Lilly Pilly (Syzygium or Acmena spp.) is an Australian native that grows politely in small yards, taking up minimal space yet providing both good looks and shade. Only 10 to 25 feet tall with an upright or slightly weeping canopy, Lilly Pilly's branches rarely interfere with overhead lines. Roots pose only a moderate risk to underground utilities when properly spaced, according to the Urban Forest Ecosystems Institute website. An evergreen, Lilly Pilly grows best in U.S. Department of Agriculture plant hardiness zones 9 through 11, depending on species, and needs full sun and moist soil. A hearty, generally easy-care tree, lilly pilly can suffer from phytophthora disease, root rot and rust.
If the lilly pilly's foliage appears to wilt when warm weather arrives, or appears water stressed, turns colors or develops a generally dull appearance, the tree may be suffering from Phytophthora crown and root rot. Excessively wet soil around the roots can foster growth of this soil-borne pathogen, which can eventually kill young trees. Dark areas may develop around the base of the trunk, and if you cut away a small part of bark in this area, reddish-brown areas of disease may be clearly seen.
Often, when the roots of trees begin to rot, it is because of too much water. Poor drainage, overwatering or excessive rainfall can all cause moisture to envelop the roots for too long, causing them to swell as they take in more water than they can effectively handle. Oedema occurs when the tree's circulatory system sends excess water to the foliage. This causes small, blisterlike eruptions on the undersides of the lilly pilly's leaves that eventually burst, leaving spots of dead cells that may be white to brown and corklike. The leaves may eventually yellow and fall off. Overwatering and poor drainage can be a deadly combination in the yard. Although lilly pilly grows best in moist soil, the soil should be well-drained and not stay consistently wet. Roots suffocate and die, and the tree's growth may be stunted and the leaves may yellow, or the tree may develop oedema.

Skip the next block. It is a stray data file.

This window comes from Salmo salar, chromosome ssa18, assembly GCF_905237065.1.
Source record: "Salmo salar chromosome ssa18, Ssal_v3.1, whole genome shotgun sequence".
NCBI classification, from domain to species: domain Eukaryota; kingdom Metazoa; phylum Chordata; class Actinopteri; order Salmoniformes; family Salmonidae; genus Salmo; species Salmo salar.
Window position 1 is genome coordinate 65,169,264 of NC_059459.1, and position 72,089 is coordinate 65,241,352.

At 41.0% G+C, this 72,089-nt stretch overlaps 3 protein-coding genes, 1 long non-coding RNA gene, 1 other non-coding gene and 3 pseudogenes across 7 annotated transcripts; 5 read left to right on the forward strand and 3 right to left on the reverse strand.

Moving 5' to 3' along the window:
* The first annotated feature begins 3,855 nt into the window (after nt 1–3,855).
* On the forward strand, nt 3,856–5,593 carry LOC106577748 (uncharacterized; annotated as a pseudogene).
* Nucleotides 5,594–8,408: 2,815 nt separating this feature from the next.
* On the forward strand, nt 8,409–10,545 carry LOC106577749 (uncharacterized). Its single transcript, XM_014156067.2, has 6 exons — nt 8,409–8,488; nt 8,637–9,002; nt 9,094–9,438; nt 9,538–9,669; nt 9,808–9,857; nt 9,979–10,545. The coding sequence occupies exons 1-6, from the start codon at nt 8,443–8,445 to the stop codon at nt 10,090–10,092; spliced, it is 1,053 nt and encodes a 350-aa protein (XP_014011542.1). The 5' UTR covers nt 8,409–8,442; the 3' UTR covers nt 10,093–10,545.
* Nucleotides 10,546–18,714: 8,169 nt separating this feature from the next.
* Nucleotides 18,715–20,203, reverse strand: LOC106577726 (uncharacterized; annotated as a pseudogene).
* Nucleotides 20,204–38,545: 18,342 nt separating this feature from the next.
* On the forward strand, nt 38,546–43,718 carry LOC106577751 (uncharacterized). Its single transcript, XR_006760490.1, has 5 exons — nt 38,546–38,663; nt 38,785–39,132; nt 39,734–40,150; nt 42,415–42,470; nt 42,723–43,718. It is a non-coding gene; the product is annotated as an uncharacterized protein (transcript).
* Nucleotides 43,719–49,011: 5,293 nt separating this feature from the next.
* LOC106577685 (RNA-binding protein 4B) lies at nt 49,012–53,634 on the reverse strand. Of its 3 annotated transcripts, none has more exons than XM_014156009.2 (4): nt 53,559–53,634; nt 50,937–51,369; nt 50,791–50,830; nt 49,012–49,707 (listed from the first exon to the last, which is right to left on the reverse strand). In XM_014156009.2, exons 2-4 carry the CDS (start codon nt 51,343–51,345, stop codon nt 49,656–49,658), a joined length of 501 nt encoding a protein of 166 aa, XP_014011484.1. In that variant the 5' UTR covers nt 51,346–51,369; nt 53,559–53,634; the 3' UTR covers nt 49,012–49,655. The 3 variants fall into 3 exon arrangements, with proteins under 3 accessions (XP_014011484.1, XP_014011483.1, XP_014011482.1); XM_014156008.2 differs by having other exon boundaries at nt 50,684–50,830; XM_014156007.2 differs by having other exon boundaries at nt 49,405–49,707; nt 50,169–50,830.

Myrtle rust, also known as guava rust, is caused by the pathogen Puccinia psidii. This invasive disease first appeared in Florida in 1977, and is slowly spreading outward. Myrtle rust favors plants in the Myrtacaea family like Syzygium, causing distorted growth with clusters of bright yellow to rust-colored pustules. The disease can attack flowers and fruits as well as leaves, and may cause flowers to fail, which means the tree will not produce fruit. Twig dieback can also occur. Cool temperatures and high humidity help myrtle rust survive, but once the lilly pilly's new leaves survive for at least 40 days, they develop strong resistance to the disease.
Controlling soil moisture around the lilly pilly tree helps prevent Phytophthora and other root problems. Maintaining tree health helps the tree withstand and recover from problems caused by insects. Because thrips not only fly but also float around on the breeze until they find a host, prevention is impractical. Improve drainage, if needed, and re-evaluate supplemental watering practices to avoid keeping the soil around the lilly pilly too wet. A moisture meter can tell you if the tree needs watering. Except in very dry conditions or drought, lilly pilly generally does well with watering once per week.
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